Well, I'm going to make this the last post in my Blood Ravens Sternguard tutorial for a couple of reasons: 1) I'm personally getting bored with the model! 2) I intended to do a tutorial on free-handing the Blood Ravens insignia onto the banner, but realized that I really, really stink at free-handing! So I quickly wiped the offending blotch off the banner and decided to keep quietly working on my free-hand on unfortunate pieces of plasticard rather than ruin perfectly good models. 3) A 6 part tutorial on a single model seems like more than enough. Too much perhaps.
So, what I have here (pictured on the upper left) is my Blood Ravens Sternguard, 95% complete. After basecoating the fiddly bits with 3-4 thin layers, I applied controlled washes over the whole model - Devlan Mud was used on the Old Parchment (except for the shoulder pads - I wanted to keep them pristine) and Antique Gold parts; Badab Black on the Bridge Gray and White; and Baal Red was applied liberally over Opaque Red of the power armour and the banner. When I apply washes, I try to maintain as much control over the flow of the ink as much as possible. I'll load up the tip of a 0 or 00 brush with some of the wash, then carefully let it run along the recesses and cracks of the area I plan on shading. I just find a more controlled wash helps you cut some time off the next step when you bring the basecoat colors back up plus it also avoids the dreaded dried pooling effect that sloppy application of washes can sometimes produce. (I've read that adding a small drop of dishwashing detergent to the wash can help avoid the pooling effect, but I've only tried it once or twice. I don't know - I'm sure it works, but the result was so marginal for me that I just stopped doing it, mostly out of forgetfulness. Usually, unless something is so amazingly effective and obvious, I won't try to integrate it into my everyday practice.)
Overall, I was happy with how the Citadel Washes worked, as I have been since buying them 4 months ago. Games Workshop may rightfully get slammed for a lot of things, but they done good with their Washes, in my opinion. The only thing I wasn't happy with regarding this model was the liberal Baal Red wash I applied on the power armour. The result was splotchy, darkened areas all over the armor as opposed to just in the recesses. My thought process was that since the basecoat was a bit flat and the coverage of the Opaque Red wasn't 100% perfect, the Baal Red wash would fill in the coverage for the Opaque Red while at the same time adding some shine and depth to the armor. Well, it did add shine, but it didn't add uniform coverage, that's for sure. I had to go over the wash with more Opaque Red basecoat to minimize some of the splotchiness, but as you can see, I wasn't completely successful. I think I've learned a valuable lesson for any future Blood Ravens I'll be painting up: do not use a liberal application of the Baal Red wash on the power armor; instead, apply a controlled wash of Badab Black to the recessed, then use paint layering (from dark to light) to give the illusion of depth.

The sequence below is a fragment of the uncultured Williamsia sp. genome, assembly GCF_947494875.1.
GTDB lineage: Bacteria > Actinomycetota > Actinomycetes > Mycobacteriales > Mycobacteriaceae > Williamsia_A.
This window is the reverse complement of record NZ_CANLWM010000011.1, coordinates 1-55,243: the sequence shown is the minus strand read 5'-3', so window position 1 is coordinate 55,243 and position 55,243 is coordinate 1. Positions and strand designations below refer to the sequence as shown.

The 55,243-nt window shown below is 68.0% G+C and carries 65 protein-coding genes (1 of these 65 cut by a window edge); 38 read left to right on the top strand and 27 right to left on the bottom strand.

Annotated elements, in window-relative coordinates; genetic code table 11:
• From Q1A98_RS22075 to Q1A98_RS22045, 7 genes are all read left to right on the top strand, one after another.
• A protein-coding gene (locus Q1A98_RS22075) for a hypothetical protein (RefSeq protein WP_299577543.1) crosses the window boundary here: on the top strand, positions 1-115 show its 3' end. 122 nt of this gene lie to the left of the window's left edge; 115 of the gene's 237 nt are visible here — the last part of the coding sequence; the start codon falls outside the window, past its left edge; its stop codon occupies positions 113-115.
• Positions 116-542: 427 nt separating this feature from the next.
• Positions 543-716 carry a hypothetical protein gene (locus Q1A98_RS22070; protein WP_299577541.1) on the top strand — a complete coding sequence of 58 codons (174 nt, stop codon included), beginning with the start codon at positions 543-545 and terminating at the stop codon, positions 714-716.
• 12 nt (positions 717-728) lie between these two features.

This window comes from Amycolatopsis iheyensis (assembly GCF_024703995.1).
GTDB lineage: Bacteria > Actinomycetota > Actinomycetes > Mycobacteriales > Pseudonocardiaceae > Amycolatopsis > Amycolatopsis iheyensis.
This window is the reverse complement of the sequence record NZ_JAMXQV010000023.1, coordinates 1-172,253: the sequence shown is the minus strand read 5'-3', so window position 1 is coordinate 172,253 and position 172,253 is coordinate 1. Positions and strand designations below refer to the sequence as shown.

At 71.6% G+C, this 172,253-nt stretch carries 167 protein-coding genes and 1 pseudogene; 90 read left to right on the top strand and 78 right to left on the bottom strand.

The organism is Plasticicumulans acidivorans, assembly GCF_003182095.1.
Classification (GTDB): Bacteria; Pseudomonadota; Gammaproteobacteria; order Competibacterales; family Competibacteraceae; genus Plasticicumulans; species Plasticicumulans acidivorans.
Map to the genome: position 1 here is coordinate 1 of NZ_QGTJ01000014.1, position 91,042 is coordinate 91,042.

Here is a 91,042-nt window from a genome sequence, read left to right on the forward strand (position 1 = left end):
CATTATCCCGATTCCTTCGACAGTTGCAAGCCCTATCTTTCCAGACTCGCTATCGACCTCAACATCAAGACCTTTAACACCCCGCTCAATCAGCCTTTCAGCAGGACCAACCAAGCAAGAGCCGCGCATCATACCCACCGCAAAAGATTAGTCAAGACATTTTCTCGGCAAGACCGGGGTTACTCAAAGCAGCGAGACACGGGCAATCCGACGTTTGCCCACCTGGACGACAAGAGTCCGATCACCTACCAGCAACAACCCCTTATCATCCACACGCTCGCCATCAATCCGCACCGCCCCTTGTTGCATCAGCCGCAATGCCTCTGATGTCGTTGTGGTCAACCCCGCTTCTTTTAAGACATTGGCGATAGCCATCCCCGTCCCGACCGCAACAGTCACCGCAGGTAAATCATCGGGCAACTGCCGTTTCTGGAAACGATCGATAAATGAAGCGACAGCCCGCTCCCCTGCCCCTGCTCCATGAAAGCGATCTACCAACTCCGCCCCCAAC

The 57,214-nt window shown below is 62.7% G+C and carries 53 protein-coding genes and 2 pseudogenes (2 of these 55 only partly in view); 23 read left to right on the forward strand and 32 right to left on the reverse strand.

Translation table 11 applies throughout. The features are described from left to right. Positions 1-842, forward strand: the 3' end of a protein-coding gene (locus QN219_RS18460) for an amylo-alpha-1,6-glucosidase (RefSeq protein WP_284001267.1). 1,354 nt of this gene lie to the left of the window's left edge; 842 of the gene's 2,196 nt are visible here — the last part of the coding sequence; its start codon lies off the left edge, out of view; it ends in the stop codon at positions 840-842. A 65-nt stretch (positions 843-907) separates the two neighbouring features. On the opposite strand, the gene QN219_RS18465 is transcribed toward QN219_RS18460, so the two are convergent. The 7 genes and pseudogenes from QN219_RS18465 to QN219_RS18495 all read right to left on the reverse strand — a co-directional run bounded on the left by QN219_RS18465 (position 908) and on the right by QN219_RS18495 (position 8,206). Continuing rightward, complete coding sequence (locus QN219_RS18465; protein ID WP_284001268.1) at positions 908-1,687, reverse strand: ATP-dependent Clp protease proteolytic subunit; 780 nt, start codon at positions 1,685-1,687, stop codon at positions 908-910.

The base was basically decorative sand glued on with white glue, then painted over with a basecoat of Brown Velvet followed by a drybrush of Desert Sand and light wash of Devlan Mud. The thorny bush looking thing was decorative moss purchased at Michael's glued down with superglue, and the small brown rock bit was a piece of cork also held down with superglue.
Looking back, I'm not completely satisfied with either the model or the tutorial. I tried to make the tutorial as comprehensive as possible, and I think that was partially why it might not have been effective as it could be. It seemed too sprawling, included too much repetition and the laying out of too obvious steps. As I said in my last post, I think in the future, my tutorials will focus more on highlighting interesting things I might have picked up in regards to the various aspects of the hobby rather than on the more mundane things. Tutorials focused on clever conversions seem to be very popular with readers, so I might focus on that. As for the model itself - well, my interest in it waxed and waned as this process trudged along. This is the longest I've ever spent on a model. The first tutorial was posted on July 24, and it's taken 6 days to reach the end. I'm usually able to paint up a model in 2 or 3 days. By the Part VI, I did not want to even look at the miniature let alone paint it.
Okay, so as for what's up next on the blog? I have no idea! I have the Skaven Plague Monk and the Kroot Auxiliary still left over from the also-rans of the poll, but I also have an Imperial Guard Platoon Commander beckoning to me from my workshelf. We'll see...
Click here for more pics on the Sternguard WIP.
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